U.K. proposes minimum pricing to make shitty, cheap booze less attractive

The shelves at a London store called—no joke—Little Store Cheap Booze, in 2011. (Photo: Dan Kitwood/Getty Images)
The shelves at a London store called—no joke—Little Store Cheap Booze, in 2011. (Photo: Dan Kitwood/Getty Images)

The U.K.’s House Of Commons is holding fascinating hearings this week on the subject of really cheap booze. Yes, some types of alcohol are so inexpensive over there, The Daily Mail reports, that the government will consider a minimum alcohol price to discourage kids from getting utterly shit-housed on crappy liquor, cider, and beer.


This is a move so foreign to Americans—like the monarchy or cheese-rolling festivals—that we need a breakdown:

How cheap is the booze in Britain?

Sergeant Mick Urwin, spokesman for the National Police Chiefs’ Council, told the House Of Commons’ committee that students are able to buy certain types of alcohol for less than the price of a school lunch, according to the Daily Mail. He cites three-liter bottles of 7.5 percent ABV cider that sell for £3 (about $4).

Why is this a problem?

Sergeant Urwin in his testimony stressed the dangers of young people binge drinking, saying they’re able to afford high-octane booze with just the money their parents give them for lunch. Rosanna O’Connor of Public Health England also testified that just 4 percent of the population consumed almost one-third of all the alcohol sold in England, pointing to problematic drinking among a small subset of the population.

What is minimum alcohol pricing?

The U.K. is considering a regulation that requires alcohol to be priced at a minimum of a 50p (71 cents) per alcohol unit. An alcohol unit is a measurement we don’t use much in the States; in the U.K., a unit is 10 mL of pure alcohol. So, a pint of 5 percent ABV beer contains 1.6 alcohol units, according to the Drinkaware calculator, while a single shot of 40 percent ABV whiskey would contain 2.6 units.


“Introducing a minimum price of 60p per unit [10p higher than the proposal] would see 3,000 fewer alcohol-related deaths over five years, 88,000 few hospital admissions and 350,000 crimes, according to health data,” the Daily Mail reports.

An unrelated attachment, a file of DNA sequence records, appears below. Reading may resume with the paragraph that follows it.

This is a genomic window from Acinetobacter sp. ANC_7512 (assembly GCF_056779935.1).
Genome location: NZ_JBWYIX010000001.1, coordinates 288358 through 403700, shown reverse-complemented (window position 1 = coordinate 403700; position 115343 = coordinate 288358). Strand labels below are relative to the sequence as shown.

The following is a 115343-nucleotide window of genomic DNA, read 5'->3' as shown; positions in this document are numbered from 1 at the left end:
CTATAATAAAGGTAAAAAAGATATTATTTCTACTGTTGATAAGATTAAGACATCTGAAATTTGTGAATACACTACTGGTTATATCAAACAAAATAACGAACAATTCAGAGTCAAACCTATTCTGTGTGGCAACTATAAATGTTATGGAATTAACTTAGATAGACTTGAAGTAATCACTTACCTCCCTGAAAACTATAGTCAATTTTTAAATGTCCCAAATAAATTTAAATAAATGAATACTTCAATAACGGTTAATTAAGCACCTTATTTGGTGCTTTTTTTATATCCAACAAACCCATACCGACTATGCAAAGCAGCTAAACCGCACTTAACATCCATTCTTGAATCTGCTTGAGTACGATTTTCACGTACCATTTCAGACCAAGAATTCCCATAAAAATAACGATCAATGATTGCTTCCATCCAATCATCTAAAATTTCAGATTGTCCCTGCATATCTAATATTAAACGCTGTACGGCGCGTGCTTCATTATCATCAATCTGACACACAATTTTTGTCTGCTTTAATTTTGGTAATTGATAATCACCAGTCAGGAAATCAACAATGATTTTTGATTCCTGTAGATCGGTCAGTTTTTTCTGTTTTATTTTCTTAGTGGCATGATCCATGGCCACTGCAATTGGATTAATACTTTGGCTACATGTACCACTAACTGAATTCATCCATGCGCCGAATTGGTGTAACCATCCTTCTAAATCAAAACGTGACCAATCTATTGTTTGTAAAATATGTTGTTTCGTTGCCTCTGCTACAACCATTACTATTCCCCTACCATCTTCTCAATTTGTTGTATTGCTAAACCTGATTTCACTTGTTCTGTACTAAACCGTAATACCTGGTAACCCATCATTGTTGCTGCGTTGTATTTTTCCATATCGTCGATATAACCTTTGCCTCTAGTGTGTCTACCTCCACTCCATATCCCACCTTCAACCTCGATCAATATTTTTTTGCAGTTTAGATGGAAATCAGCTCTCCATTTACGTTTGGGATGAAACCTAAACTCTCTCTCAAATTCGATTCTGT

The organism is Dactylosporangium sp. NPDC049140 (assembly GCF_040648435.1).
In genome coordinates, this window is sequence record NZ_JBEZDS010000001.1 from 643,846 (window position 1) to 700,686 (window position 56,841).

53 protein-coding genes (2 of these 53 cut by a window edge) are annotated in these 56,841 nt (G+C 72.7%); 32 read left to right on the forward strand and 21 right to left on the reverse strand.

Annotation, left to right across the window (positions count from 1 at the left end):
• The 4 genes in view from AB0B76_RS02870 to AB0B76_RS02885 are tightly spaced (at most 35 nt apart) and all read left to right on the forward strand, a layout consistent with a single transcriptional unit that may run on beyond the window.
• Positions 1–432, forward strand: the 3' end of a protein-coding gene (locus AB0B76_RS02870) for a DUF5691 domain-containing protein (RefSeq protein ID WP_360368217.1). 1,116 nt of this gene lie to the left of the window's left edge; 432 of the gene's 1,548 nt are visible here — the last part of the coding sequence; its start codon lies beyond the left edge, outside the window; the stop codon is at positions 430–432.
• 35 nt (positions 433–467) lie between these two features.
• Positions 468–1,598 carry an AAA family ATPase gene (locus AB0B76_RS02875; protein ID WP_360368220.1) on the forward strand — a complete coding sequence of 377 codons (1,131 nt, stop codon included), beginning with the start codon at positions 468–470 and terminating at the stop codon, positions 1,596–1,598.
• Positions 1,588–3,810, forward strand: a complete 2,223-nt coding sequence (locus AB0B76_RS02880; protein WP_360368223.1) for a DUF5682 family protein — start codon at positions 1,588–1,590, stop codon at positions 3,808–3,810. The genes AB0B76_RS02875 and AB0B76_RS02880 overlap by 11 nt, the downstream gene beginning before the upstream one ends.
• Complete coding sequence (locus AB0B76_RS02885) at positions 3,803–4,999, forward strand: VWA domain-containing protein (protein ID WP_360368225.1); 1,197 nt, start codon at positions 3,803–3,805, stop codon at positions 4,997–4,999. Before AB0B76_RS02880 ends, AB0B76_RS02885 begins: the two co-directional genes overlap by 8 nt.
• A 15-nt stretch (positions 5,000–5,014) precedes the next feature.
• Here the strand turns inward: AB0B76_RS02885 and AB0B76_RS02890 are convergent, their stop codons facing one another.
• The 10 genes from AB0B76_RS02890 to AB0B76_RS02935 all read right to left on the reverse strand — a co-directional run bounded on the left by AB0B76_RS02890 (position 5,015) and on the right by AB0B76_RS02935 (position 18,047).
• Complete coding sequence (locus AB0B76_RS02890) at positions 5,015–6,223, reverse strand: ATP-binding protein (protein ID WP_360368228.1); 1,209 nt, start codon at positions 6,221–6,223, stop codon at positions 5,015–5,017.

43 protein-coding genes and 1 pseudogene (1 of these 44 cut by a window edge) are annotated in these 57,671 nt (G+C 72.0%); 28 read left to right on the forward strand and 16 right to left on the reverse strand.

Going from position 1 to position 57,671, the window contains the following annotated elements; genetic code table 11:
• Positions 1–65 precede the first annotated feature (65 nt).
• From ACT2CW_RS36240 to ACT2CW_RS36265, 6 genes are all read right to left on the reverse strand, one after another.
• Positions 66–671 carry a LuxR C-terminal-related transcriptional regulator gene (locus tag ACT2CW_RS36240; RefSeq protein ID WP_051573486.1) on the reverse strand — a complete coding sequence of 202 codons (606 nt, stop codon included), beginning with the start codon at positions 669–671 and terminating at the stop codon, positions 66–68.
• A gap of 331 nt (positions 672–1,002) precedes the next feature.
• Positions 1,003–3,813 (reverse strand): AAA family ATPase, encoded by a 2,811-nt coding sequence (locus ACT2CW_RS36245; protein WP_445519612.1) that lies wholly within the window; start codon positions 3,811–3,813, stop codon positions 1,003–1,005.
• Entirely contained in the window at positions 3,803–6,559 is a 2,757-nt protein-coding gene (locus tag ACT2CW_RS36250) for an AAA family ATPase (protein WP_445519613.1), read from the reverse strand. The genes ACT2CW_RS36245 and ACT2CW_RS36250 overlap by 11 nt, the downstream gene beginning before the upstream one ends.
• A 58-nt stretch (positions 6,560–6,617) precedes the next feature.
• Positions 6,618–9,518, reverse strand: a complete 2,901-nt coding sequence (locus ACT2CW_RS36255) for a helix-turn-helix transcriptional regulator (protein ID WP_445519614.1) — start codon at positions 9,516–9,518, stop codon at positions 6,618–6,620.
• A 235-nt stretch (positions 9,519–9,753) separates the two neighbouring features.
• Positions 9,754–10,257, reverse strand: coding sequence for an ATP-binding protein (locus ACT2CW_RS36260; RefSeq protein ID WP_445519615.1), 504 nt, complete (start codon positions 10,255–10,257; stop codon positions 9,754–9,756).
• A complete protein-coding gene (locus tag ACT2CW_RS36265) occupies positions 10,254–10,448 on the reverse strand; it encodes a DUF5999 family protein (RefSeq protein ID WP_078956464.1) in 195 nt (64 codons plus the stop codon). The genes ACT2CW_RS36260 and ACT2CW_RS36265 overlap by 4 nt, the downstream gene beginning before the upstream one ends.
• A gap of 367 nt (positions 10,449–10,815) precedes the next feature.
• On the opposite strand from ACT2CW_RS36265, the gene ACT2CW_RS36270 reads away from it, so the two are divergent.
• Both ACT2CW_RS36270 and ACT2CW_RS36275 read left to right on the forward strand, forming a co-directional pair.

Rather than a tax, revenues from minimum alcohol pricing mean more money for alcohol manufacturers, not the government. Some critics argue that a tax would be a better solution because the revenue generated could be used to fund alcohol-abuse treatment programs.


Could this actually be adopted?

Scotland became the first country in the world to institute minimum alcohol pricing when its Supreme Court last year rejected an appeal from whisky manufacturers, the Independent reports. In 2013, then U.K. Prime Minister David Cameron abandoned a minimum pricing campaign after opposition from alcohol and lobbying groups argued it would hurt responsible drinkers on tight incomes. But following the Scottish declaration last year, the proposal is again up for debate in Britain, according to the Daily Mail.


How much more expensive would alcohol become?

If the proposed 50p minimum was adopted, a liver researcher at the University of Southampton estimates the cost would be an extra £1.26 ($1.79) per week for someone drinking wine or spirits, £2 ($2.84) for a beer drinker and ($4.27) for a cider drinker. Of course, many types of higher-end alcohol are already priced above this minimum. Additionally, the proposal currently under consideration would not apply to alcohol pricing at bars and restaurants.


Kate Bernot is a freelance writer and a certified beer judge. She was previously managing editor at The Takeout.


In 2013, then U.K. Prime Minister Tony Blair

Blair stepped down a whole 6 years earlier than that.